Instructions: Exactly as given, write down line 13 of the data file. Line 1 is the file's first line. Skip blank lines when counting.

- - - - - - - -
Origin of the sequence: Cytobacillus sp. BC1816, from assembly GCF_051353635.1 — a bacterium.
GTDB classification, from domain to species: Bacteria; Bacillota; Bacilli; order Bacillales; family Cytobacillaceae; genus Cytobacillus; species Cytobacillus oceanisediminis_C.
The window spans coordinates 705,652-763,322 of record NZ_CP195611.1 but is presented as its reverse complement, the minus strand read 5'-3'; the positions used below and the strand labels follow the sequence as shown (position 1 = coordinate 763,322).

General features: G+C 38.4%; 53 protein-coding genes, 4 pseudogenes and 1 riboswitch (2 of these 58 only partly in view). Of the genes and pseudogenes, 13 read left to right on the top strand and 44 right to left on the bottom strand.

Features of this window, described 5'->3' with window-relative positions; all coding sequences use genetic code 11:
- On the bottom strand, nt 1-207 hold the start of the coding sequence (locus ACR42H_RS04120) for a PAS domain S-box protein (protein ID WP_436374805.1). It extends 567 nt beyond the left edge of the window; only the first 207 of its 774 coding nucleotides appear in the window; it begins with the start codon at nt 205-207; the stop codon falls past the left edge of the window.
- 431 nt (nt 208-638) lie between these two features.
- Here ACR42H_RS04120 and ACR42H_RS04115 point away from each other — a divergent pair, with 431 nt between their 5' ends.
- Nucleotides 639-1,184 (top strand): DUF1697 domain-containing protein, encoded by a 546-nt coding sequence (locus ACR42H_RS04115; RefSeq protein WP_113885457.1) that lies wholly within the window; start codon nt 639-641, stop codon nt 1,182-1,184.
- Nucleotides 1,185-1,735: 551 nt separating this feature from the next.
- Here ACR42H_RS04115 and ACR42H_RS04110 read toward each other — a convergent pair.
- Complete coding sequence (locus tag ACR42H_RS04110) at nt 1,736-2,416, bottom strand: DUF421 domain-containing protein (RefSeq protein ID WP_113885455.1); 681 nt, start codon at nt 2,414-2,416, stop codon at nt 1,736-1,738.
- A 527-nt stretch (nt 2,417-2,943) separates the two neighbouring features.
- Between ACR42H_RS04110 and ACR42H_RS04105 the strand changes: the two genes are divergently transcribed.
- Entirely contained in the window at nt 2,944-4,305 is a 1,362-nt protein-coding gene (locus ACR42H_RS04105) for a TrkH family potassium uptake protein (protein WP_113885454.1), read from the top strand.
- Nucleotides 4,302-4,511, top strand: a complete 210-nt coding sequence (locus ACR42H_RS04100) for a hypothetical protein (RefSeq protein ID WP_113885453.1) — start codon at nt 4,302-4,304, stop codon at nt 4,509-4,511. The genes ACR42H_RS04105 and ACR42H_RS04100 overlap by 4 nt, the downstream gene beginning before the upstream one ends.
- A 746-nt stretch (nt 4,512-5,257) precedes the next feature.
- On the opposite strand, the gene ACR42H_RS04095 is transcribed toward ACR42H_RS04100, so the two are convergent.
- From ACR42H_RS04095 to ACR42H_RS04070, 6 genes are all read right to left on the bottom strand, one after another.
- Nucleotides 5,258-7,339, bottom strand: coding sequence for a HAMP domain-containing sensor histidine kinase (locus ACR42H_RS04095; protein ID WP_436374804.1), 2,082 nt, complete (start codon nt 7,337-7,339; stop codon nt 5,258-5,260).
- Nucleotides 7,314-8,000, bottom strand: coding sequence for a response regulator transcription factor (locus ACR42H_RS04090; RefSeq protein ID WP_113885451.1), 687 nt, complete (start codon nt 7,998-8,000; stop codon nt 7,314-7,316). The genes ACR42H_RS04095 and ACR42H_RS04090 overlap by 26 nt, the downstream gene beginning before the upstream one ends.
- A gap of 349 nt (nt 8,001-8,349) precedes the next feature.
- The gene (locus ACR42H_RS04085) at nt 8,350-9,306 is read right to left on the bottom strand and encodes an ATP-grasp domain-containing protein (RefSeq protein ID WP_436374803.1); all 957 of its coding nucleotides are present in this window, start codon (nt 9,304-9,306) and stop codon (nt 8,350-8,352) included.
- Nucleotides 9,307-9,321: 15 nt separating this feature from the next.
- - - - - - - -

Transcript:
- A 527-nt stretch (nt 2,417-2,943) separates the two neighbouring features.